Connecticut psychiatric hospital to transition forensic unit following abuse allegations

Middletown-based Connecticut Valley Hospital's forensic division will become a separate entity under an executive order signed by Democratic Gov. Dannel Malloy.

The executive order, signed Tuesday, creates Whiting Forensic Hospital by spinning off the Whiting Forensic Division from CVH, a psychiatric hospital.

According to the governor's office, the new 229-bed forensic hospital will be created by consolidating Whiting Maximum Security beds with beds at the Dutcher Enhanced Security building.

The new forensic hospital will be operated by the state's department of mental health and addiction services. Michael Norko, MD, will continue to lead the new forensic hospital while a search takes place for a permanent CEO.

"Having these two facilities as distinct entities governed by their own policies, procedures and staff will ensure that we can focus more directly on the changes needed to continue to improve the quality of care at Whiting," Mr. Malloy said in a statement.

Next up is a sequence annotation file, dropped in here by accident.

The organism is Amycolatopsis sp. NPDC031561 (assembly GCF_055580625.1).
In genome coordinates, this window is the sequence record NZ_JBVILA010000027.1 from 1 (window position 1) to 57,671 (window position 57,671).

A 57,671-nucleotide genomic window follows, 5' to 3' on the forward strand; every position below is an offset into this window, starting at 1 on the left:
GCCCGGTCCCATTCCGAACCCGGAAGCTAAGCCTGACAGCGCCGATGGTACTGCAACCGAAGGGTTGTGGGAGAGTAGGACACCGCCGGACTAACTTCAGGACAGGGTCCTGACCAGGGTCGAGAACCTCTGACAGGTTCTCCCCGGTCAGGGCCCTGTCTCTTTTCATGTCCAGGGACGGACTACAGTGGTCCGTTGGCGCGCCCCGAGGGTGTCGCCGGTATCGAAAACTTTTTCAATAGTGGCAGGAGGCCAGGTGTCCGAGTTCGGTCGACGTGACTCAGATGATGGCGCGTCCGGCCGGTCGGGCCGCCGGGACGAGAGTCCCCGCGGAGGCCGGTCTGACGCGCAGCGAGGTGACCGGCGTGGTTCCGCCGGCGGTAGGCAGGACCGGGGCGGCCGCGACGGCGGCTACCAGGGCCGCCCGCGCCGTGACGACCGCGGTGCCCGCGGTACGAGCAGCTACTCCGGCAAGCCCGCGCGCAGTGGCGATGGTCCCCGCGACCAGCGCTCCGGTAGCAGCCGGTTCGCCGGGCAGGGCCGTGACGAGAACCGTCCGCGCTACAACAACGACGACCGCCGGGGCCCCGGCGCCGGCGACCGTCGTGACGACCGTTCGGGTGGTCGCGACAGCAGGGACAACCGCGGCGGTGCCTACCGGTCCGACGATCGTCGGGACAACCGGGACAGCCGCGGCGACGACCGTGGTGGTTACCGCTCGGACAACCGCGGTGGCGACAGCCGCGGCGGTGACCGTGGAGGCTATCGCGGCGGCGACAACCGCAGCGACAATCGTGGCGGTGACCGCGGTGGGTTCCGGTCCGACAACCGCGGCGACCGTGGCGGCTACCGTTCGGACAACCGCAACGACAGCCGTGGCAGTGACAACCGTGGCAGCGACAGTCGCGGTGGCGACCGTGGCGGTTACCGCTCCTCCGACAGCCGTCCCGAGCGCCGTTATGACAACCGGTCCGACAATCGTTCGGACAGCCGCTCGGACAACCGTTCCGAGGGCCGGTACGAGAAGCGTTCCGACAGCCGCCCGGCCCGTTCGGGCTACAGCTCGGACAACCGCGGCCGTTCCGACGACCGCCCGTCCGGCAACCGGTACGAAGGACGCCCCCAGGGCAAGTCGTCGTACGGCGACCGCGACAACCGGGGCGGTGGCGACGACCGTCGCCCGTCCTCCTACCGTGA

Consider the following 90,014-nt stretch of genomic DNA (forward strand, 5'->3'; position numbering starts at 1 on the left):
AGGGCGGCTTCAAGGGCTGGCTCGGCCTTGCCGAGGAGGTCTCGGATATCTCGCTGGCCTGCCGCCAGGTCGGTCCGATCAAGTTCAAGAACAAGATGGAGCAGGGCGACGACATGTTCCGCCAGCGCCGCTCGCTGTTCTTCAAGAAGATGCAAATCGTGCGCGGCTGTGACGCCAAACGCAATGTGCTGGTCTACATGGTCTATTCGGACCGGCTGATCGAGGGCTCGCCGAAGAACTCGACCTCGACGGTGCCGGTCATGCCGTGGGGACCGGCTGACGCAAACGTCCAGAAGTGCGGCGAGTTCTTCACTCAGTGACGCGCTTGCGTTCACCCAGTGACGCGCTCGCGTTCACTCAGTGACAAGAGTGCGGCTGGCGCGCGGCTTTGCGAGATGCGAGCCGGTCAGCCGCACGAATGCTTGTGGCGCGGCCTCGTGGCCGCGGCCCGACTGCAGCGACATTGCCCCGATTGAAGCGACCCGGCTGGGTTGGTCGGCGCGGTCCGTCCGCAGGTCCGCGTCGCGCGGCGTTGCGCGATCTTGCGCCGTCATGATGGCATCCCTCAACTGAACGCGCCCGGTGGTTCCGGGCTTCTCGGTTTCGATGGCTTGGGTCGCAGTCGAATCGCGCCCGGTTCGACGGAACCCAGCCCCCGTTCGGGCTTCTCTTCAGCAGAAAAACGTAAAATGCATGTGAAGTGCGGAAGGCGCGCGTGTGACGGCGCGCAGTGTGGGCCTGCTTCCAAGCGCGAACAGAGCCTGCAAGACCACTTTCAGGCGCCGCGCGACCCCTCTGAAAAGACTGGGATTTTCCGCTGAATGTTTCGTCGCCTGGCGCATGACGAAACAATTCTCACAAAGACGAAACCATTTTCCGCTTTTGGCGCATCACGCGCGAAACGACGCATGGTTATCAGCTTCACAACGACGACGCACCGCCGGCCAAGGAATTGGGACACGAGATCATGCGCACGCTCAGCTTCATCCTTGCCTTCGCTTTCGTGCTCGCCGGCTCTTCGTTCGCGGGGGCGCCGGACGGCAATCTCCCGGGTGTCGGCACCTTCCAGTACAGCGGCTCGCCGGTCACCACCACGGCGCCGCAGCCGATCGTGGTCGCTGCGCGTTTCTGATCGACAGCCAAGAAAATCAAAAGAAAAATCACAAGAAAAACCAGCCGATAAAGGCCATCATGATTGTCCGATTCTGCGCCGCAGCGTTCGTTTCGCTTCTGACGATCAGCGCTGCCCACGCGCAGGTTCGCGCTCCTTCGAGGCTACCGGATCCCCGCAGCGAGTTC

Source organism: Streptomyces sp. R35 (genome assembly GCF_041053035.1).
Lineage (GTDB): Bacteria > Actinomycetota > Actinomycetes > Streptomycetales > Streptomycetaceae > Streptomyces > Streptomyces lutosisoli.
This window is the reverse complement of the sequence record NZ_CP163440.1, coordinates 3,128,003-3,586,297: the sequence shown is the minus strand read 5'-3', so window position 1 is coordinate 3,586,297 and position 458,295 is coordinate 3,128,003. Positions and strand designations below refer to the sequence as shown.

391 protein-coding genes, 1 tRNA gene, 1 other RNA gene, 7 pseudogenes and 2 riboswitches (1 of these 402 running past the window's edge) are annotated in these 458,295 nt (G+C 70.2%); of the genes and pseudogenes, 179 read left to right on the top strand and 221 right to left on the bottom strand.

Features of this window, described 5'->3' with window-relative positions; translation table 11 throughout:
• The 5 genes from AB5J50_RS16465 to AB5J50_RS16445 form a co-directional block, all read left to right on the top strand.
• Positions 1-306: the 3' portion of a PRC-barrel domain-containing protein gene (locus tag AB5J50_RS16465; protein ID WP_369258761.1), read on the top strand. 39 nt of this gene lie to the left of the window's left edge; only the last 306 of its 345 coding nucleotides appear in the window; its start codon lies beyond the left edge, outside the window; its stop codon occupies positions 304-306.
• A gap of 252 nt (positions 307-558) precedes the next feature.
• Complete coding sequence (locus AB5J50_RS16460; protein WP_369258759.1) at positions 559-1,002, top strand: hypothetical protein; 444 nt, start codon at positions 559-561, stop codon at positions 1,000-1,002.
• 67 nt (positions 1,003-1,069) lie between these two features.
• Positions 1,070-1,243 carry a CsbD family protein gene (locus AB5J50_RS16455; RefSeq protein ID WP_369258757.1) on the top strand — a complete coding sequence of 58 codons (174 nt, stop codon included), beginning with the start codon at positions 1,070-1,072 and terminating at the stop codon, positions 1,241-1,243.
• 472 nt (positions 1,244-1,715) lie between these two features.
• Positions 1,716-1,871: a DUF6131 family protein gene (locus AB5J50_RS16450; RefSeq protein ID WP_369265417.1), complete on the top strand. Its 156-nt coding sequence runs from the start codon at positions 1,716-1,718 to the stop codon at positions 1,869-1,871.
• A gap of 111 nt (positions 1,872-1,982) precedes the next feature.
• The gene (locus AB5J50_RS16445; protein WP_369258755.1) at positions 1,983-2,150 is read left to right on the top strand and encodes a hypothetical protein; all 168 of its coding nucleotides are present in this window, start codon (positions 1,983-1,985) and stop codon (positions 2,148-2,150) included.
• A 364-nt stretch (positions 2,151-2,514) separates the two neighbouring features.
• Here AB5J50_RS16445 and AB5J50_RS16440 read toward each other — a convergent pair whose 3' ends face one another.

Mr. Malloy's decision comes after 10 mental health workers at CVH's Whiting Forensic Division were arrested in 2017 for allegedly kicking, jabbing, taunting and throwing liquids at a 62-year-old patient. Nearly 40 staff members were placed on paid administrative leave, according to The Connecticut Mirror.

Also last year, DMHAS voluntarily decertified the Whiting Forensic Division's 91 maximum security beds because the division failed to meet CMS standards for discharge planning, The Connecticut Mirror reports, citing the Connecticut Office of Legislative Research.

Mr. Malloy's executive order states that CMS requires "that a decertified division of a facility have operations that are independent of the operations of a CMS certified facility."

The state expects the full transition to be wrapped up by the end of this month.

Alia Paavola contributed to this report. 


More articles on healthcare finance:
20-bed critical access hospital in North Carolina to close Dec. 31
Hospitals face $1.6B in Medicare payment cuts after judge dismisses lawsuit: 6 things to know
Maine hospital attributes Medicare penalty to employee coding errors





© Copyright ASC COMMUNICATIONS 2018. Interested in LINKING to or REPRINTING this content? View our policies by clicking here.


Top 40 Articles from the Past 6 Months